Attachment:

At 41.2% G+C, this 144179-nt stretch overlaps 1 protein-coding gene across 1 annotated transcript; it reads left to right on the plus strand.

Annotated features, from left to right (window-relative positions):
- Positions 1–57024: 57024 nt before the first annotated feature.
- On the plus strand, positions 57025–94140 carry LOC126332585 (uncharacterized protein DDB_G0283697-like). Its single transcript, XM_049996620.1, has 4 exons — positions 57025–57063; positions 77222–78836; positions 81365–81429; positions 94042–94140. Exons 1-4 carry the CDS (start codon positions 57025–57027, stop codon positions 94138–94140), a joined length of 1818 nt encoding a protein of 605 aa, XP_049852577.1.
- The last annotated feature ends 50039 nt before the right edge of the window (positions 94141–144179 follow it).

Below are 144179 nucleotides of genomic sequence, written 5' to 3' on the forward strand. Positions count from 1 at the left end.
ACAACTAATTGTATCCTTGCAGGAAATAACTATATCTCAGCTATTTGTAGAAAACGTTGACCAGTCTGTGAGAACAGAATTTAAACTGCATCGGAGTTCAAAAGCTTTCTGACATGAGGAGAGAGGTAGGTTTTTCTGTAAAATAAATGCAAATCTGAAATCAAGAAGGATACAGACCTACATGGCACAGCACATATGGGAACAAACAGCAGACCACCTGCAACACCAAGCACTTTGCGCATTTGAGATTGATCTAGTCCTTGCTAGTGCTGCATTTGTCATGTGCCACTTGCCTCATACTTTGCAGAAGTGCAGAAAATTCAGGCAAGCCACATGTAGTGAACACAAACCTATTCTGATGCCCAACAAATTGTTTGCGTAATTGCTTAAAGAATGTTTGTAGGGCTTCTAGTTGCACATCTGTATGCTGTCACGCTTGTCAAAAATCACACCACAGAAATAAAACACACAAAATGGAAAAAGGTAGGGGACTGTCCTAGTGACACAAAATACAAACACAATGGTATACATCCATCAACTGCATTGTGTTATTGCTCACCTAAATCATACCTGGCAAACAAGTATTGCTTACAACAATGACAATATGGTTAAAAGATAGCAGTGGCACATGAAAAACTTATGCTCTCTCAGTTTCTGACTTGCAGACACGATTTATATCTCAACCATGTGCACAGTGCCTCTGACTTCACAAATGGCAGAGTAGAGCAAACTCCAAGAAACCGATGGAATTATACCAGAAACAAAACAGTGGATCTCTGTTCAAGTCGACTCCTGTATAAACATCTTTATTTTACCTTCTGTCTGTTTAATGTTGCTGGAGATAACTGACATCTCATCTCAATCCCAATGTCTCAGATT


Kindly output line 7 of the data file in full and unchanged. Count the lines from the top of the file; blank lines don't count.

ACAACTAATTGTATCCTTGCAGGAAATAACTATATCTCAGCTATTTGTAGAAAACGTTGACCAGTCTGTGAGAACAGAATTTAAACTGCATCGGAGTTCAAAAGCTTTCTGACATGAGGAGAGAGGTAGGTTTTTCTGTAAAATAAATGCAAATCTGAAATCAAGAAGGATACAGACCTACATGGCACAGCACATATGGGAACAAACAGCAGACCACCTGCAACACCAAGCACTTTGCGCATTTGAGATTGATCTAGTCCTTGCTAGTGCTGCATTTGTCATGTGCCACTTGCCTCATACTTTGCAGAAGTGCAGAAAATTCAGGCAAGCCACATGTAGTGAACACAAACCTATTCTGATGCCCAACAAATTGTTTGCGTAATTGCTTAAAGAATGTTTGTAGGGCTTCTAGTTGCACATCTGTATGCTGTCACGCTTGTCAAAAATCACACCACAGAAATAAAACACACAAAATGGAAAAAGGTAGGGGACTGTCCTAGTGACACAAAATACAAACACAATGGTATACATCCATCAACTGCATTGTGTTATTGCTCACCTAAATCATACCTGGCAAACAAGTATTGCTTACAACAATGACAATATGGTTAAAAGATAGCAGTGGCACATGAAAAACTTATGCTCTCTCAGTTTCTGACTTGCAGACACGATTTATATCTCAACCATGTGCACAGTGCCTCTGACTTCACAAATGGCAGAGTAGAGCAAACTCCAAGAAACCGATGGAATTATACCAGAAACAAAACAGTGGATCTCTGTTCAAGTCGACTCCTGTATAAACATCTTTATTTTACCTTCTGTCTGTTTAATGTTGCTGGAGATAACTGACATCTCATCTCAATCCCAATGTCTCAGATT